Plants

Facts about California poppy

17 California poppy facts

Eschscholzia californica

Golden poppy is a yellow-flowered poppy plant native to the southwest of North America. It is also cultivated as an ornamental plant worldwide.

In addition to its decorative properties, this plant also has a health-promoting effect. It is a sedative plant that helps with sleep disorders and anxiety.

It has been a state flower of California since 1903 and is protected by law there.

California poppy
1
It is native to southwestern parts of North America.

Its main range is concentrated in California, but it is found over a wide area in Washington, Oregon, Arizona, Nevada, New Mexico, Baja California and Sonora.

Prefers higher elevations, grows up to 2500 meters above sea level.

2
In the 19th century, the species spread to Chile, Australia, New Zealand, and other parts of the world with cargo ships.
3
It is a psychoactive plant, but not addictive.

It has been used by indigenous people in California since prehistoric times as a painkiller, sedative, and hypnotic drug. It produces mild psychoactive effects.

Today it is used by many people to treat anxiety and sleep disorders. It is not safe to use the plant without consulting a doctor, as it can be toxic in certain amounts.

4
It is an annual plant. It grows in sunny places, on light, sandy, calcareous soils.
California poppy prefers grassy, open areas. It is tolerant of cold weather but may die during harsh winters.
5
The plant may grow from 15 to 60cm (6 to 24in) depending on conditions.
In a colder climate, it is an annual plant while in a warmer environment may be a perennial.
6
The plant is densely branched, rather limp, and blue-green in color.
The Stem is free from the milky fluid. The leaves are multiply tripartite and narrowly lobed.
7
The flowering period begins in February and lasts until September.
It is not advisable to cut the flowers of the California poppy, because then it loses its petals very quickly.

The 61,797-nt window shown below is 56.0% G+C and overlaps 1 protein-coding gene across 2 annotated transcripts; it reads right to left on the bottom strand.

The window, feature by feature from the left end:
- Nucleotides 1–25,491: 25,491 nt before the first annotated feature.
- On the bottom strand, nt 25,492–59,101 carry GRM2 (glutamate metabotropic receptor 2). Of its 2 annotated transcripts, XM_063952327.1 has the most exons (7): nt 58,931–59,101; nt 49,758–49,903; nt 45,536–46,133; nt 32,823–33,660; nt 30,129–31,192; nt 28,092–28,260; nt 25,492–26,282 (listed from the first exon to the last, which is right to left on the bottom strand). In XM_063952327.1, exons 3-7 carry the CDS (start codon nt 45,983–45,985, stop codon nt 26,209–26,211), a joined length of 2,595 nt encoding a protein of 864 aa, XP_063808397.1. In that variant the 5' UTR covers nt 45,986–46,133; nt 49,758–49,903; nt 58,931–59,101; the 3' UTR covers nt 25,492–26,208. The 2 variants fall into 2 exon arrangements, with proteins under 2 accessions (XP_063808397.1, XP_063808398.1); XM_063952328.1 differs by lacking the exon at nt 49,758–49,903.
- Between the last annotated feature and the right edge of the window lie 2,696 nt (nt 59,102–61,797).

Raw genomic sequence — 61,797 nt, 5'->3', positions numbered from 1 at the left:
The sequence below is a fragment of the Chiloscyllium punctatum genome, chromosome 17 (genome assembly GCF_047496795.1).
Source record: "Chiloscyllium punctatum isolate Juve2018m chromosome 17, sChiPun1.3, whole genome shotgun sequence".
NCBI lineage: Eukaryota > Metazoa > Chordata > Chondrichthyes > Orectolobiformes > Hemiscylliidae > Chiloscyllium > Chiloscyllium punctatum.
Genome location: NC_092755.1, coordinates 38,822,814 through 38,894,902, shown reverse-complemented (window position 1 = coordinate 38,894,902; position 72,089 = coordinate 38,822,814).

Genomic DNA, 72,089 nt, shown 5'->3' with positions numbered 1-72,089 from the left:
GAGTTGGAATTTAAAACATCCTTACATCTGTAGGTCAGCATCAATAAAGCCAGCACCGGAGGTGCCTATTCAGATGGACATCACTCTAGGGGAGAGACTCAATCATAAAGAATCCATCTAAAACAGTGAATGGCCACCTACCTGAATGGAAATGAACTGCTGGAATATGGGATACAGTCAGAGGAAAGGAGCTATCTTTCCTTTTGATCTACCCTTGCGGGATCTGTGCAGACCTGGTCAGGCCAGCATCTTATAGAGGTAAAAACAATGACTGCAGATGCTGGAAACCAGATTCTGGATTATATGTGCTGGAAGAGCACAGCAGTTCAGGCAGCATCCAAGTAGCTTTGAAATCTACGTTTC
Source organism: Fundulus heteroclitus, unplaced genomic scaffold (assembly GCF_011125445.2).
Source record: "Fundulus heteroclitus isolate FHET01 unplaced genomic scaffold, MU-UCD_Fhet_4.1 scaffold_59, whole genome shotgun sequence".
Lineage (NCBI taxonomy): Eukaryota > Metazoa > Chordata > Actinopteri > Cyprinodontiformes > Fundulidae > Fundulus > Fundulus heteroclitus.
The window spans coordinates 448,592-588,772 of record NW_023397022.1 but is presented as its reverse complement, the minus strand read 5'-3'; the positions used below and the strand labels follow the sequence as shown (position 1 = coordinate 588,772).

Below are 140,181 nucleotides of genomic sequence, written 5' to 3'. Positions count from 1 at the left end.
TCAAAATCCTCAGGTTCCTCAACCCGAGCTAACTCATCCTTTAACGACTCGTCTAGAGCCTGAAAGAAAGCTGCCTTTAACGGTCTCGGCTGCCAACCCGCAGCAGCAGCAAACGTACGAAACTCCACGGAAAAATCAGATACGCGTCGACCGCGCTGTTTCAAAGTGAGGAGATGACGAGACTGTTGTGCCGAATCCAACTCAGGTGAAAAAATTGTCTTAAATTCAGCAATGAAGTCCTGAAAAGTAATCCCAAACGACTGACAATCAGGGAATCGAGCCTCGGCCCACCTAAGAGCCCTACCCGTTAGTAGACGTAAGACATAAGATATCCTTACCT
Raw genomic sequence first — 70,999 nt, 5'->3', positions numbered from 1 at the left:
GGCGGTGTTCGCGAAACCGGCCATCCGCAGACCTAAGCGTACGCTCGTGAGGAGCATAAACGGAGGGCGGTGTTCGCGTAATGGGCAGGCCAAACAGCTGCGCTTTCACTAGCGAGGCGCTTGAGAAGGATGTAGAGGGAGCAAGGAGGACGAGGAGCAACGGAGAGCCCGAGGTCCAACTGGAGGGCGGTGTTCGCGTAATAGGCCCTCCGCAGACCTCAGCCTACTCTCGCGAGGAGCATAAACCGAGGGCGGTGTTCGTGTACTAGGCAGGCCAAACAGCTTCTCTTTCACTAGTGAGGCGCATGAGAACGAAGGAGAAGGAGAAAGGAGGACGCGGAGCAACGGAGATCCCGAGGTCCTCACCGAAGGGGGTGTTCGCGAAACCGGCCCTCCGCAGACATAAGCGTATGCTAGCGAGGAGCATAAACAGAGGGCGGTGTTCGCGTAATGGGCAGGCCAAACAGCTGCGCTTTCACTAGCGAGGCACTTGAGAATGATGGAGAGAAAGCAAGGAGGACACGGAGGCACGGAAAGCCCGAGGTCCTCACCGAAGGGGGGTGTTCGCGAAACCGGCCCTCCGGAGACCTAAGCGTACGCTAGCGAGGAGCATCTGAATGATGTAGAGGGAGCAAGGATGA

8
Flowers are long-stalked and orange, yellow or red.
The petals are darker at the base. Some plants may have a pinkish tint to the petals.
9
Flowers grow solitary on long stems.
Each flower is made of four petals, which are 2 to 6 cm (0,87 to 2,36 in) long. Flowers are open during the day, except for cloudy weather.
10
Seeds are round or elliptic, colored brown or black.
The typical seed is 1,5 to 1,8 mm wide.
11
Fruits of California poppy are thin and elongated.
They form a dehiscent capsule 3 to 9 cm (1,2 to 3,5 in) long. Seeds are released when the fruit splits in two.
12
April 6 is a California Poppy Day.
13
Antelope Valley California Poppy Reserve is a place when you can admire those flowers on a large scale.

Among other wildflowers, on over 1700 acres (7,2 km2), vast fields full of poppies are growing there. The reserve, located in Los Angeles County, was established in 1976 and is under the management of the California Department of Parks.

The plants are not irrigated or fertilized, leaving the ecosystem intact.  Animals are also not allowed in the park, except for service dogs. For visitors, there are over 7 miles (11 kilometers) of tracks for guests, including wheelchair-accessible trails. Despite the abundance of plants, picking flowers is prohibited.

14
It is an edible plant.
Seeds are used in cooking, while leaves are used as food or garnish.  It is used as a source of edible oil. Flowers can be used in salads or dried to prepare teas or tinctures.
15
It has been also used in natural medicine.

Various parts of the plant have been used to repel lice, to treat headaches and toothaches, among other things. The plant has been found to have sedative properties.

Some studies suggest that California poppy may help with sleep disorders by enhancing the response of GABA (gamma aminobutyric acid) - one of the major neurotransmitters involved in sleep regulation.

16
It is contraindicated in case of glaucoma, pregnancy or lactation.
It also interacts with barbiturates, benzodiazepines and first generation H1 antihistamines.
17
California poppy is pictured on California traffic signs of the State Scenic Highway System.
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